As co-anchor of ABC's 20/20, John Stossel has exposed millions to libertarian ideas through his weekly "Give Me a Break" segments. His provocative hour-long specials have taken on such topics as the drug war, junk science, and the explosive growth of government. But when he began reading about cheap government flood insurance, which protected his pricey beach house, he says "it occurred to me that I was a freeloader too—I had just viewed it as another of life's deals." His article in this issue, "Confessions of a Welfare Queen" (page 22), is excerpted from his new book, Give Me a Break (HarperCollins).

Steven Vincent believes in plunging headfirst into history. Shaped by the Vietnam War as a Berkeley student in the '70s, he spent his honeymoon in Vietnam, Laos, and Cambodia, where he witnessed the Khmer Rouge's attempt to disrupt the 1993 elections. He traveled to Hong Kong for the city's handover to China. And as he watched the Twin Towers collapse from the roof of his Manhattan apartment, he knew he would go to Iraq, which he suspected would be an early front in the War on Terror. He recounts that trip in "Faith, Shame, and Insurgency" (page 30). Vincent is a freelance writer and art critic whose work has appeared in The Wall Street Journal, The New York Times, Art in America, and Commentary.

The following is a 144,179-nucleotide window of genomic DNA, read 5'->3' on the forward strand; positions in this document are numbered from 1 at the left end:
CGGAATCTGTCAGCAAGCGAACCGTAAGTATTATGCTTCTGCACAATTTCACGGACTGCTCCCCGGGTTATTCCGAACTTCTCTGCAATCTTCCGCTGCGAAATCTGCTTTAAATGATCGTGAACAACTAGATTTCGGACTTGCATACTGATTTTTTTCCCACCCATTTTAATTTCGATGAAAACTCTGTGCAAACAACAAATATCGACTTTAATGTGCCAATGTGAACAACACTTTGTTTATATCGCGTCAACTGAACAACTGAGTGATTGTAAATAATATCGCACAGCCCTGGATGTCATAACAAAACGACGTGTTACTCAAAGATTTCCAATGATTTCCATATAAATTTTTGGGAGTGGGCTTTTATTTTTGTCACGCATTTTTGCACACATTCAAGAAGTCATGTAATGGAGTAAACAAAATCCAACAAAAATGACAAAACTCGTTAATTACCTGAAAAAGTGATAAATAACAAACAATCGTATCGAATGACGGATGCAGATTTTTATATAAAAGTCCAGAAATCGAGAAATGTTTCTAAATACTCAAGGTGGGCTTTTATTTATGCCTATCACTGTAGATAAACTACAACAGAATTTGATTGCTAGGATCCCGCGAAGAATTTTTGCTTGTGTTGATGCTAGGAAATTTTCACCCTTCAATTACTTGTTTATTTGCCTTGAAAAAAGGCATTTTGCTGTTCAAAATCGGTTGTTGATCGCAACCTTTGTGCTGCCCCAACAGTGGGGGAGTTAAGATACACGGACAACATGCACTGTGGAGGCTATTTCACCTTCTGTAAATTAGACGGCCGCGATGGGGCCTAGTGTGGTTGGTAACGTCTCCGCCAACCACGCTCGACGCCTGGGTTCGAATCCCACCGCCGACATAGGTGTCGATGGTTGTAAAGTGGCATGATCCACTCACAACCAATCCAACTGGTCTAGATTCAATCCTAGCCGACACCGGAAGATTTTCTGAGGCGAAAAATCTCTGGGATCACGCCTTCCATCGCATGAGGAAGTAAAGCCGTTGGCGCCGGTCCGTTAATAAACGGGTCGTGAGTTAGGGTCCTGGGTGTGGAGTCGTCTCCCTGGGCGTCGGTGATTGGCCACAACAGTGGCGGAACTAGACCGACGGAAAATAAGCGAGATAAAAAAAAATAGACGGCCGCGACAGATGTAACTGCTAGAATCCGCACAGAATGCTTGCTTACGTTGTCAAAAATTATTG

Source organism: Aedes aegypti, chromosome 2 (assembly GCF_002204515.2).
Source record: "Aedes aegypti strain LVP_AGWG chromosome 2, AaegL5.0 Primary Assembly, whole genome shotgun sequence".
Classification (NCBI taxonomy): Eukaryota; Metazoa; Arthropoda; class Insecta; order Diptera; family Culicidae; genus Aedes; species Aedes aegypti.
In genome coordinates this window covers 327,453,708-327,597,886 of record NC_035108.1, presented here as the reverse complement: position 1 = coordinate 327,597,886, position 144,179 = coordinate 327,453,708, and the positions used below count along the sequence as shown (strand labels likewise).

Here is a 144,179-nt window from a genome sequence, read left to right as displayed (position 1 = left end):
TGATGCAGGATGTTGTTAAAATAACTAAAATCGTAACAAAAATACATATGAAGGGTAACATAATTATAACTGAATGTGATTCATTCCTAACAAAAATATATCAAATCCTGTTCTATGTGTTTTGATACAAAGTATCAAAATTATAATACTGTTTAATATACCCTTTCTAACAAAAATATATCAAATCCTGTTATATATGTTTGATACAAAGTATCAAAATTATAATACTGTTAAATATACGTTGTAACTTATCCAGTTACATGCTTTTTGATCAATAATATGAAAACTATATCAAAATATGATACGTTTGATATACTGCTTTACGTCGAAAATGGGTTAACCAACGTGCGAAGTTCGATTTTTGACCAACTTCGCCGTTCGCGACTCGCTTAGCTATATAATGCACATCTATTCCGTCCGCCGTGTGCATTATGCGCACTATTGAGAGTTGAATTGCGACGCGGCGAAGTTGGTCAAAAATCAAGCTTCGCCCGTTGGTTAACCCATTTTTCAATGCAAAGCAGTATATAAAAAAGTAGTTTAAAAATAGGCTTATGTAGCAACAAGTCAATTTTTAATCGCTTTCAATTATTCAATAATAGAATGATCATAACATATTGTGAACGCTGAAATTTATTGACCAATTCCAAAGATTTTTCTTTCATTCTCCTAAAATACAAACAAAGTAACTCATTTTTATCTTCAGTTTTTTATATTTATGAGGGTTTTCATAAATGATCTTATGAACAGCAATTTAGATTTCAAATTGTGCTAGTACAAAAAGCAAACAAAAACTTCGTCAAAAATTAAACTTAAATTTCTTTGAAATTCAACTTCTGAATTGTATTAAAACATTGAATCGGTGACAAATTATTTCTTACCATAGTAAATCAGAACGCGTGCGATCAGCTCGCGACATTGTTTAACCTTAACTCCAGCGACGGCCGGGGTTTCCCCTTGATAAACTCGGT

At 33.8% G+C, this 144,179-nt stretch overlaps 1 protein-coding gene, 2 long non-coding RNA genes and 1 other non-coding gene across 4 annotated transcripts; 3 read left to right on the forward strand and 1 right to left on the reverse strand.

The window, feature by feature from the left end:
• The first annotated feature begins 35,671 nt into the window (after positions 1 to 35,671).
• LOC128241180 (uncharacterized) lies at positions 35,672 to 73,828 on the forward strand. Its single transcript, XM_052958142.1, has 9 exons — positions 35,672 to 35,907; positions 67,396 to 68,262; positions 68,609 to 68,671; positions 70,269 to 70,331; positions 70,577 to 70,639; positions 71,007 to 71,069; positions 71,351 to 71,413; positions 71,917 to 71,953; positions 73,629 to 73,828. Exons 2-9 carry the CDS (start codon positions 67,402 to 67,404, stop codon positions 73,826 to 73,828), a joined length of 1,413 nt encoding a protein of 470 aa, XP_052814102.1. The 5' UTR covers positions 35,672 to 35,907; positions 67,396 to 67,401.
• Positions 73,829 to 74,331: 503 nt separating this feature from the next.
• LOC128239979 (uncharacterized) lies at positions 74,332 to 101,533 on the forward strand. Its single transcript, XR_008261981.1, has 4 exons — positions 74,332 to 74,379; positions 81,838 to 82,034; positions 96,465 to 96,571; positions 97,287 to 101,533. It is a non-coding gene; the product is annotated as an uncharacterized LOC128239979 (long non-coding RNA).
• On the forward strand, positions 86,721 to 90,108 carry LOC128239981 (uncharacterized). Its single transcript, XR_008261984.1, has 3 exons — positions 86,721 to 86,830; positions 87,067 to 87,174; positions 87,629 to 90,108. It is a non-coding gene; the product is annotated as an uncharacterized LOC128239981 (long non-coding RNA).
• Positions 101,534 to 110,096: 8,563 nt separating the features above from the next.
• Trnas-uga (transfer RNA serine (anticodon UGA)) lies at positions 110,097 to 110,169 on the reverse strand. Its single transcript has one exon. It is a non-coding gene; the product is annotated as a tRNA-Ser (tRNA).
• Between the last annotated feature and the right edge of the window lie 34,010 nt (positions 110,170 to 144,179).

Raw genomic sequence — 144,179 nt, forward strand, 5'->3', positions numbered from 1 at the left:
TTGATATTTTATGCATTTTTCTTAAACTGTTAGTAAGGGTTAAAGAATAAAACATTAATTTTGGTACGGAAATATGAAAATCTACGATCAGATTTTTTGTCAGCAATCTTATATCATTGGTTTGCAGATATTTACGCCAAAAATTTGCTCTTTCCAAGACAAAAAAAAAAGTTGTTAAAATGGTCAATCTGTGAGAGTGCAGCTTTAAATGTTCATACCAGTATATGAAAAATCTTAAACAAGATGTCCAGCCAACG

Since his student days at Oxford, Richard Epstein has been searching for the Holy Grail of legal scholars and political philosophers, "a theory both simple and flexible enough to explain everything from two-person interactions to large-scale social institutions like taxation." To that end, he's made a "conscious effort to teach everything," from torts and civil procedure to corporate taxation and Roman law. He sketches some of his conclusions in "Coercion vs. Consent" (page 40), adapted from a talk delivered at reason's 35th anniversary celebration in November. Epstein, who teaches law at the University of Chicago, is the author of many books, including Principles for a Free Society, Simple Rules for a Complex World, Takings, and his most recent, Skepticism and Freedom (University of Chicago).